We say, often, that if you don’t “measure it,” you won’t “fix it.” This is generally in reference to the performance of titles or categories in your store, or even the overall health of your store. When it comes to overall store turns, you’re likely working towards a specific goal. Reaching that goal can be pretty tough, as increasing your turns can be a difficult process. (Turns can be calculated by dividing your annual sales by your average inventory. You can use either wholesale or retail values, but be sure to use the same one for both numbers. Your POS system may offer a way to calculate this, or if you’re a Treeline store, simply check out the Trends screen.) So, increasing turns is either done by increasing sales or decreasing inventory. One is much easier than the other.
We thought we’d offer up an aggregation of Treeline data to help you figure out how you’re doing as far as turns go in relation to other stores. Having a goal to work towards is great, but so often you’re working in the vacuum chamber of your own store without any real idea of how your hard work might stack up against others who are working equally hard, often with the same basic challenges. We encourage you to run whatever reports you need to run, or to log in to Treeline Analytics if you’re a subscriber, and take a look.
Treeline Analytics breaks stores down into regions around the U.S.: Northeast, South, Midwest, Mountain, and West. Among the almost 300 Treeline stores, the average turn nationwide is sitting at 2.21.
Regional turns break down like so:
- Northeast: 2.05
- South: 2.03
- Midwest: 2.15
- Mountain: 2.56
- West: 2.33
The average inventory level nationwide is around $570,000 (retail dollars).
The average retail level among each region look like this (numbers have been rounded just a bit):
- Northeast: $775,000
- South: $450,000
- Midwest: $510,000
- Mountain: $487,000
- West: $631,000
Averrage annual sales nationally are around $1.2 million.
- Northeast: $1.6 million
- South: $914,000
- Midwest: $1.1 million
- Mountain: $1.25 million
- West: $1.5 million
So where does your store fall? Average? Better than average?
Anecdotally, I know of stores whose turns are six or higher, as well as some whose turns are, unfortunately, well below one. Most stores tend to aim for three or higher. Keep in mind, too, that store sizes range from as little as 500–600 square feet to multi-level behemoths the size of city blocks, and all are pretty great in their own ways.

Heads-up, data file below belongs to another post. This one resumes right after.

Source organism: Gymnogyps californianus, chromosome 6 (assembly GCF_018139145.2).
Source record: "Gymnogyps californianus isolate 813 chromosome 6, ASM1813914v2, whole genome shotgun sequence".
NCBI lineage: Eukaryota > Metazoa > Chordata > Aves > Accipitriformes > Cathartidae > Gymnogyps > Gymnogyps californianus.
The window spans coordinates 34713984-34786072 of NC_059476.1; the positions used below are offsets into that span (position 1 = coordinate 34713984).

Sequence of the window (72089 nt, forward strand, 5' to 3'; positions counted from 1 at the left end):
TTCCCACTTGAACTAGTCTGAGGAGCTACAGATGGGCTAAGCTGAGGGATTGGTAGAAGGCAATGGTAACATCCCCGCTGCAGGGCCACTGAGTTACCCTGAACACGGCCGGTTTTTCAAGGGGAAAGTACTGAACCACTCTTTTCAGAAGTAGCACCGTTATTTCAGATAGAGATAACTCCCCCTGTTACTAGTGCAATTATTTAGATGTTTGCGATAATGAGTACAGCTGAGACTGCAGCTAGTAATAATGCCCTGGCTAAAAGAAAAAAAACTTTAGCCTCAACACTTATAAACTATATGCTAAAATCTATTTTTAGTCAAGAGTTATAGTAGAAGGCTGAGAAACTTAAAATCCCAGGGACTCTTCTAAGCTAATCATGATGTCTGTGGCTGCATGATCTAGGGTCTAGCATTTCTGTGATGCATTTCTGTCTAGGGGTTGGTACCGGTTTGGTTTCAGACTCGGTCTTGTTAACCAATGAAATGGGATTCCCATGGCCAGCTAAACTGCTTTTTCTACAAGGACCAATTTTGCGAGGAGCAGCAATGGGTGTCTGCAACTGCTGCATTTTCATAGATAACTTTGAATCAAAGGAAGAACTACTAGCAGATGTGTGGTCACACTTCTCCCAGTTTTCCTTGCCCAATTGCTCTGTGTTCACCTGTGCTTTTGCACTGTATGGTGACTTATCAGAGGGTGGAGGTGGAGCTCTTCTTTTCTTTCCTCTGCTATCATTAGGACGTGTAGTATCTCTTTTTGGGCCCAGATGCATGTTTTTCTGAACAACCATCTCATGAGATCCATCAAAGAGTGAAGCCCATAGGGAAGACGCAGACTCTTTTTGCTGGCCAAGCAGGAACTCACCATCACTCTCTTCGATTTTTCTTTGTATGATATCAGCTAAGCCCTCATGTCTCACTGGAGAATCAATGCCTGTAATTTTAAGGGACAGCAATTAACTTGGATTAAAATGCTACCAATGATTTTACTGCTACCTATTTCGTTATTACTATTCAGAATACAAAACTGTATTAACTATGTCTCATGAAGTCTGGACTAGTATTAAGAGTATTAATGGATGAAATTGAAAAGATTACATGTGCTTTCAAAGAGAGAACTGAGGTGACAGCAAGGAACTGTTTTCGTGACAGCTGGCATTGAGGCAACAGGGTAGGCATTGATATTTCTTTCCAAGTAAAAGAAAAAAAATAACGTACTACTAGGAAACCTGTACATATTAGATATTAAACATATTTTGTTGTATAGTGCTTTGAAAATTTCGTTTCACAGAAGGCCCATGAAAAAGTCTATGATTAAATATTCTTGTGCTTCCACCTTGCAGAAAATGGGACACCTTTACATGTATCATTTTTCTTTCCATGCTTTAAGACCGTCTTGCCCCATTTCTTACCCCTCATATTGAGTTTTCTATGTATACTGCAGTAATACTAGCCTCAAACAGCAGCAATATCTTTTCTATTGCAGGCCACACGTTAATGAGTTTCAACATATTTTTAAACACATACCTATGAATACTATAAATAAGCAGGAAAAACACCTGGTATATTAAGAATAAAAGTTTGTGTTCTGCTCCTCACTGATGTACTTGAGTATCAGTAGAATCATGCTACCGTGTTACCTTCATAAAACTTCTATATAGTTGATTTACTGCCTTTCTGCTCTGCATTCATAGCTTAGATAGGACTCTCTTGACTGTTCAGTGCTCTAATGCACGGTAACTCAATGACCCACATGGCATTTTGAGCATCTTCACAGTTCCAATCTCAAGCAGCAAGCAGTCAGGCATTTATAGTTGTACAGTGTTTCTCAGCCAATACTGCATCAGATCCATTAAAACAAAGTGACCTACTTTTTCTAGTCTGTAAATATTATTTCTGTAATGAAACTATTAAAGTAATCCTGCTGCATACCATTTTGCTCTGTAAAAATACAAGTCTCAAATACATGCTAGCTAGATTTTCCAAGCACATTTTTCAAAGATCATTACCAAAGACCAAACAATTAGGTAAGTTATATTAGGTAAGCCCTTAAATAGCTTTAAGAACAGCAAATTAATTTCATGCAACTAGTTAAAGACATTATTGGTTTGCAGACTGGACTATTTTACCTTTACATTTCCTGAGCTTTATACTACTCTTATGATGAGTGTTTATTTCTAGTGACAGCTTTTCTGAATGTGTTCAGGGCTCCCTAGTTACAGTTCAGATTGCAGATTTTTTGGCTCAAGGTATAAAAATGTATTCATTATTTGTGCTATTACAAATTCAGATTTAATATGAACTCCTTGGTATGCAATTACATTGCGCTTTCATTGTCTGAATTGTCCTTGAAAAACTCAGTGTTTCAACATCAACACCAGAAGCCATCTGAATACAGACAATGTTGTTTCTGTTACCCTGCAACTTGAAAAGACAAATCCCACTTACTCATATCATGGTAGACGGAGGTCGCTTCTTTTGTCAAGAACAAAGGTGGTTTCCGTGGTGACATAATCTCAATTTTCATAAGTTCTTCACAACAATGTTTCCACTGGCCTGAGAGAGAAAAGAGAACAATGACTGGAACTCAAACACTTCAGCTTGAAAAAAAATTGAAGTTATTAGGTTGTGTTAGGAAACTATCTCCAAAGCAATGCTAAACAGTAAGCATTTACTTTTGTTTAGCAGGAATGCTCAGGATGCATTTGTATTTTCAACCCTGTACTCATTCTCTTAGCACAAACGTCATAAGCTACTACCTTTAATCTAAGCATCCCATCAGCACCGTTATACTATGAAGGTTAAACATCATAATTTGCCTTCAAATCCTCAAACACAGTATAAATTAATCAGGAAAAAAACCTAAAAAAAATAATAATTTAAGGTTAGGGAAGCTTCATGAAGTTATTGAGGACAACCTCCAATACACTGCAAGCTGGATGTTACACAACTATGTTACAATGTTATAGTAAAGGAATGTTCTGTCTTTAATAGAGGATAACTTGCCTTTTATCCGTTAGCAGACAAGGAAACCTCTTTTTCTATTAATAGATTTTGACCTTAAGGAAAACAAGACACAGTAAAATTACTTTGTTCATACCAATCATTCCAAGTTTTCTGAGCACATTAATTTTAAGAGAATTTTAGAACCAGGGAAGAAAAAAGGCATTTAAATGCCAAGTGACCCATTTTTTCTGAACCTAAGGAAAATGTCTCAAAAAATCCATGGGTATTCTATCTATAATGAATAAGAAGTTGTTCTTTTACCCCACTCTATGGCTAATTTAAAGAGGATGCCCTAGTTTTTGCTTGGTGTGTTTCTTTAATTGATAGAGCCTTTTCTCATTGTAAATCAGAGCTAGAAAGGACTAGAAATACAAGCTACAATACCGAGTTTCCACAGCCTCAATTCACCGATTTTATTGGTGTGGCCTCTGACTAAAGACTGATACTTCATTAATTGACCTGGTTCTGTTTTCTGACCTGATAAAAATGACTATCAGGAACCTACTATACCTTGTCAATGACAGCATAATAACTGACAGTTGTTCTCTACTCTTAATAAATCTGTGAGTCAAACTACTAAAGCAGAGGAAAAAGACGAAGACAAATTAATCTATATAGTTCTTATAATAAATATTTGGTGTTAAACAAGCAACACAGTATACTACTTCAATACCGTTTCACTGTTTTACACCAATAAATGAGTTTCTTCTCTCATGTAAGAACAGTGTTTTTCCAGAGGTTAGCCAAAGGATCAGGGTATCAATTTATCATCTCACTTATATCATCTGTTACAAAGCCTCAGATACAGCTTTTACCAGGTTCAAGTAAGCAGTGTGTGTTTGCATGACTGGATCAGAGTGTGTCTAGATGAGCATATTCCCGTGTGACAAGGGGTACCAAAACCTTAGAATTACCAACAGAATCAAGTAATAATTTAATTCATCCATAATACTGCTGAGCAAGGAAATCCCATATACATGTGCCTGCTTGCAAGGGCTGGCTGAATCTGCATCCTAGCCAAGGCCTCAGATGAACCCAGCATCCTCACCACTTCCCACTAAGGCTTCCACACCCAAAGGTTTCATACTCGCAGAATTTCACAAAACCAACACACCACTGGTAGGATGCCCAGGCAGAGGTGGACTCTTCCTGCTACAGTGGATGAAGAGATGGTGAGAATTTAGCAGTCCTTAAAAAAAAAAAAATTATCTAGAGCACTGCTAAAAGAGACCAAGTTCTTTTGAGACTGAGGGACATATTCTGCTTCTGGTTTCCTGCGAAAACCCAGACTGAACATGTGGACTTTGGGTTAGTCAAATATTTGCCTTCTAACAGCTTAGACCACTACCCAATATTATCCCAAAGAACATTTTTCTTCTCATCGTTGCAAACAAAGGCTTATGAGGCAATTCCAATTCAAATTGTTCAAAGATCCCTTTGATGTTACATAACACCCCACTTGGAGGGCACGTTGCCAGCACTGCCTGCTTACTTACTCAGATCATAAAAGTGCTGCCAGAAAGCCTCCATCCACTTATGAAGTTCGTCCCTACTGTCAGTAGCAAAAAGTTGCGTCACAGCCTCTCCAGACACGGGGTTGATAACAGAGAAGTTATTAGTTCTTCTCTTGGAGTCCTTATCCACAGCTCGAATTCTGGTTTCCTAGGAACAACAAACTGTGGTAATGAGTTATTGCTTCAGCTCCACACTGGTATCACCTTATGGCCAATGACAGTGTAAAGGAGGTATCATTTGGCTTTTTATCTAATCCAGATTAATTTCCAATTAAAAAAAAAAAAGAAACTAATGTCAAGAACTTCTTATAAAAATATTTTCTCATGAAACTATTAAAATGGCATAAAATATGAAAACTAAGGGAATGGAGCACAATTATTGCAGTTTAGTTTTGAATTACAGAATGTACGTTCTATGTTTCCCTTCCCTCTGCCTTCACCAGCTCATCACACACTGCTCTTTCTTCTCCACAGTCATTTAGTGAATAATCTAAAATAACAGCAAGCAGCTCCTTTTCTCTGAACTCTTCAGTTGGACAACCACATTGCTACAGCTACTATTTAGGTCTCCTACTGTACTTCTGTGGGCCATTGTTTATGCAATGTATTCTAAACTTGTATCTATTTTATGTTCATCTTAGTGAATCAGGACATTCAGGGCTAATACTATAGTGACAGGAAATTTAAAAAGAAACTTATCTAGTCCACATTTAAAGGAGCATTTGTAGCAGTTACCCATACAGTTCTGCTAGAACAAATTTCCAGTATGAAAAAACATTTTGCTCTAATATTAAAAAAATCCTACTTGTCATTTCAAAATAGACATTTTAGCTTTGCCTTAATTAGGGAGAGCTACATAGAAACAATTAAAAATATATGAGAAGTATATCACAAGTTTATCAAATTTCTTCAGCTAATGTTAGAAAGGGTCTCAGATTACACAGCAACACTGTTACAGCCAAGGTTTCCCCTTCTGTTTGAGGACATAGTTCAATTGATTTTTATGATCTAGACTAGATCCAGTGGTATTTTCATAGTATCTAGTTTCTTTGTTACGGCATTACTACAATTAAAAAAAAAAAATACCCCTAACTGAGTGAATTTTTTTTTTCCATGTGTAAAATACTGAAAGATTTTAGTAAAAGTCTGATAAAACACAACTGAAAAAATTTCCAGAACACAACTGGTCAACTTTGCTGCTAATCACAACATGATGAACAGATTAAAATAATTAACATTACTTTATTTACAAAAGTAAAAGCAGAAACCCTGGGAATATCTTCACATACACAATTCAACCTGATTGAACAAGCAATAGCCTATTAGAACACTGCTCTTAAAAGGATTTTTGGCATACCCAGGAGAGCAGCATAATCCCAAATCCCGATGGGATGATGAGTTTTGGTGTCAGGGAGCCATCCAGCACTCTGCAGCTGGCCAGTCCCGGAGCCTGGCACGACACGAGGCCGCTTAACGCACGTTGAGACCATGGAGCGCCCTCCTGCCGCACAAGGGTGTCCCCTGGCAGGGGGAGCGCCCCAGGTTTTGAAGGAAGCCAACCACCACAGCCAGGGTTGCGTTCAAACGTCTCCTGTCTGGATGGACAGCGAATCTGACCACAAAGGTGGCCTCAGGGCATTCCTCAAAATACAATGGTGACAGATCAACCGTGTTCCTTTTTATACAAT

We also ran some reports to see which BISAC categories had the highest average turns and found a few surprises.
The supposition was that Fiction and Juvenile Fiction categories would likely be at the top. They were up there: Fiction came in at #4 with 2.56 turns and Juvenile Fiction was #5 with 2.37 turns. But Self-Help actually sat at the top of the list with a national average of 2.82 turns; Humor was #2 with 2.66 turns; and Sideline/Gift Items surprisingly sat at #3 with 2.59 turns.
Interestingly, Fiction and Juvenile Fiction account for about five times the sales of the other top 10 categories combined. This relates to something we often see: The categories that sell the most in a store are often pretty overstocked, with sometimes two-thirds of the inventory sitting stagnant and unsold. As a result, a category can be underperforming to the point of costing a store money, rather than being the high-performing revenue stream that it could or should be. Smaller categories often perform quite well, as the inventory is often tighter and more controlled. This means that a smaller well-handled section can technically bring in more revenue than a large, bloated category with higher sales. Translation: It’s better to have a $20 bill sitting in your bank account than gathering dust on your shelf.
Your challenge/homework, then, is to take a look at your turns and categories and see where you land. How do your store’s turns match against the average? Which of your store’s categories have the highest turns and which have the highest sales? Are they the same, or are your best-selling categories not pulling their weight as well as they could be?
Treeline stores can see their turns by looking at the Trends screen, then Industry Standard: All. This will show your entire store. Set your timeframe so you’re looking at a year’s worth of activity:
See your top-turning categories all together using the Prioritize on Metrics screen, as shown here.
If you have questions, please don’t hesitate to contact firstname.lastname@example.org.